3
$\begingroup$

This picture is the color pass of a render of a sphere with default pricipled BDF settings and a bar of color for flavor. enter image description here When I render it in Blender 3.6.3 (or any blender 3.x)) it is perfectly flat color, which is correct. When I render it in 4.0.4 (4.x) I get the result on the right, which appears to have a sort of fresnel darkening on the edges, and this is incorrect, or at lease not desirable for my post process. I found that increasing the IOR of the shader up to 2.6 or so amplifies the result: enter image description here

and sheen is also making its way into the color pass, here is the same shader with sheen weight at maximum:enter image description here

What's going on here, and how can I fix it so that my color pass returns ONLY perfectly flat color?

$\endgroup$
1
  • 1
    $\begingroup$ Comments have been moved to chat; please do not continue the discussion here. Before posting a comment below this one, please review the purposes of comments. Comments that do not request clarification or suggest improvements usually belong as an answer, on Blender Meta, or in Blender Chat. Comments continuing discussion may be removed. $\endgroup$ Commented Feb 13 at 13:22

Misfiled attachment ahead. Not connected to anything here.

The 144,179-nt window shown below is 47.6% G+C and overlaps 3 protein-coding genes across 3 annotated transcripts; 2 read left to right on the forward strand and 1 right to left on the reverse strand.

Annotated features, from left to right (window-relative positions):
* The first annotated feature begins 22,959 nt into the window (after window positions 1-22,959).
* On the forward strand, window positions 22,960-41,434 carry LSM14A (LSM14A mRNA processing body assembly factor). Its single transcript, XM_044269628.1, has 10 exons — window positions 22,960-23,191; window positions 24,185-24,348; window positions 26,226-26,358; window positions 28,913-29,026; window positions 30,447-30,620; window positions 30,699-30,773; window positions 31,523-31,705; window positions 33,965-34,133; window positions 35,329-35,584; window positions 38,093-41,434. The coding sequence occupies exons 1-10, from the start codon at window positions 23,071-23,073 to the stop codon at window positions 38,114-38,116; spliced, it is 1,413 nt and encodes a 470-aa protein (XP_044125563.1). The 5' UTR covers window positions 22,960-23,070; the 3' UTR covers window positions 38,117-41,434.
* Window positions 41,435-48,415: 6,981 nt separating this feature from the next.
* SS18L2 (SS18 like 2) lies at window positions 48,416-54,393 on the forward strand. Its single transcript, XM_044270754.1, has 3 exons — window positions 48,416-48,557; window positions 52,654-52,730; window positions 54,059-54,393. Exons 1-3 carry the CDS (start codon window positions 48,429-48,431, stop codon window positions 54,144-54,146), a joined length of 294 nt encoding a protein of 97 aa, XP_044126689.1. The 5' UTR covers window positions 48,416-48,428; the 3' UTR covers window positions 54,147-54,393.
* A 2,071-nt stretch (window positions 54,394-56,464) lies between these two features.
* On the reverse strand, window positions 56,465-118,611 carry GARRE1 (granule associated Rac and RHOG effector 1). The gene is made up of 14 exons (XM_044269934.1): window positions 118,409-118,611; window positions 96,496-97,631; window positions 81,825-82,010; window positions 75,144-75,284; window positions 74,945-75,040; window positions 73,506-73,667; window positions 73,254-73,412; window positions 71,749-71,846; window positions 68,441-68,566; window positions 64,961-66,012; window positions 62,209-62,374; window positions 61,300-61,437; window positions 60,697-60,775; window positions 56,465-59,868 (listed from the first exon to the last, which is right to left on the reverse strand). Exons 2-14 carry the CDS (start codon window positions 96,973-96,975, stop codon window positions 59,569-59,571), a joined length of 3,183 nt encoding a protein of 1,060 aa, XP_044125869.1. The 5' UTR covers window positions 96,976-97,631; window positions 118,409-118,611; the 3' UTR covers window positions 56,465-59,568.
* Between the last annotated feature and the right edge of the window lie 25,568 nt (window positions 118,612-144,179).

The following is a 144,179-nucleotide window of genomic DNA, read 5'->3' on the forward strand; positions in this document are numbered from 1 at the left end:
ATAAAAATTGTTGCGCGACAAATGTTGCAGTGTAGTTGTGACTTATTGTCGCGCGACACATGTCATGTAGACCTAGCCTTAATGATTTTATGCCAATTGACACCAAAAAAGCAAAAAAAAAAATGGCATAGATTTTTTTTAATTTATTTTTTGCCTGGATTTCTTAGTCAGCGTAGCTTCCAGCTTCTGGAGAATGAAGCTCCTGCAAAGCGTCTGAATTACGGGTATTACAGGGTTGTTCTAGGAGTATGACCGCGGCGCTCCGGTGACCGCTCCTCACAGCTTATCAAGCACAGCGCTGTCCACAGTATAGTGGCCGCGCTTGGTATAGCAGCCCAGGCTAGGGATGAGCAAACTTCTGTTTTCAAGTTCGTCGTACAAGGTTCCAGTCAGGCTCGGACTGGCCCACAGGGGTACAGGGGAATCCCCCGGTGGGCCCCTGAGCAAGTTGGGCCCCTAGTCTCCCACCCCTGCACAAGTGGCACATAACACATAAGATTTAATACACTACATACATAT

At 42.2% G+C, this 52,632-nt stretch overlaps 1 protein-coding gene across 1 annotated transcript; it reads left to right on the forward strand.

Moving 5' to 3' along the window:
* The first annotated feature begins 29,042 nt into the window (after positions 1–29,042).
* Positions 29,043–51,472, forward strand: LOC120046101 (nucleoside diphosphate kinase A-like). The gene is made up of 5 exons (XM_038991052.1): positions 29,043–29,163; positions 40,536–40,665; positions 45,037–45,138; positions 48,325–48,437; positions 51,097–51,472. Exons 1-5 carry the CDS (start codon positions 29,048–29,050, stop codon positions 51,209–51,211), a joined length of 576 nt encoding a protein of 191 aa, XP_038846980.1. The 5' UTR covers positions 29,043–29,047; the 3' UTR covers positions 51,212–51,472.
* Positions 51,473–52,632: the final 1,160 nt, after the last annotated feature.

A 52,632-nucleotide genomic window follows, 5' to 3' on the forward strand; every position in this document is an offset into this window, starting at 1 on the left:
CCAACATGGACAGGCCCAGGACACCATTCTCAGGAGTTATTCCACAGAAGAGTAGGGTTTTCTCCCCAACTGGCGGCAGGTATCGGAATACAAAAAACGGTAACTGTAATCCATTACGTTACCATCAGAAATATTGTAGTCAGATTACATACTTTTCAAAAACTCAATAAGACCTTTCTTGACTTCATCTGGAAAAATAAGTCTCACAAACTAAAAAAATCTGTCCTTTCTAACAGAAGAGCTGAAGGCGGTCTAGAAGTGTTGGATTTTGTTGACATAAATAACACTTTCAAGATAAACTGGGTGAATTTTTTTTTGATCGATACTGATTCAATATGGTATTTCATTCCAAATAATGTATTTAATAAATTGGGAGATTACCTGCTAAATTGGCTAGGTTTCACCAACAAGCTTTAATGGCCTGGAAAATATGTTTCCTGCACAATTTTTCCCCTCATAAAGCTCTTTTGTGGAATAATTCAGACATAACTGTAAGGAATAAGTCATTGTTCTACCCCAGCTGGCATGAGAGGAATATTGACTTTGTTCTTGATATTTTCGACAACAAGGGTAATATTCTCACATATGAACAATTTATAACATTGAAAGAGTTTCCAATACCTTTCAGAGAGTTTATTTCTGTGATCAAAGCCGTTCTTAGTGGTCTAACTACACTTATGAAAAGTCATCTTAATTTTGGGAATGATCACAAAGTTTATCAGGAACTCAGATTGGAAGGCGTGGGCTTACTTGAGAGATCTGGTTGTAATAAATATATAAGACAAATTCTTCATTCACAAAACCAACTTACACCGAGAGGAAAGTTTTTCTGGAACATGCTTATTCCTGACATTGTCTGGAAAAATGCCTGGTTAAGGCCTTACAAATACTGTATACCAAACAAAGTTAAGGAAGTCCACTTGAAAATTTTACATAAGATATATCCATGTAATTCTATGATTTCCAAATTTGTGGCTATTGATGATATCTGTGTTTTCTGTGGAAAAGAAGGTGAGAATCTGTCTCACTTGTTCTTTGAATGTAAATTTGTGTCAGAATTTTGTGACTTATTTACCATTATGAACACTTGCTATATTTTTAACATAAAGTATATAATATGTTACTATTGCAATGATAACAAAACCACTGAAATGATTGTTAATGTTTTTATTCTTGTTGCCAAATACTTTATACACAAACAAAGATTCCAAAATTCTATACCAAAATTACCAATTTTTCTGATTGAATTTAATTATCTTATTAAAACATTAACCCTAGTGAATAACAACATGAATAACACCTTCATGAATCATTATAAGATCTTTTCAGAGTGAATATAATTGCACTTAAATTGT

1 Answer 1

4
$\begingroup$

You can get perfectly flat color by outputting it using AOV passes. You will need AOV output in all your shaders(it's extra works, I know, Python scripting could help - you could ask another question for help with that, but just copy/pasting the AOV output node also speeds things up a bit) and a matching AOV pass:

enter image description here

enter image description here

It's a bit tricky to recomposite everything back, because you need to split the original color pass to this base color and what is different in it, but you can simply subtract your base color from the original color pass to get those changes and then add them back to your edited base color using ColorMix nodes:

enter image description here

This example would not seem so pointless if we had textures instead of solid color. Solid colors are just for the sake of simplicity here.

$\endgroup$

You must log in to answer this question.

Not the answer you're looking for? Browse other questions tagged .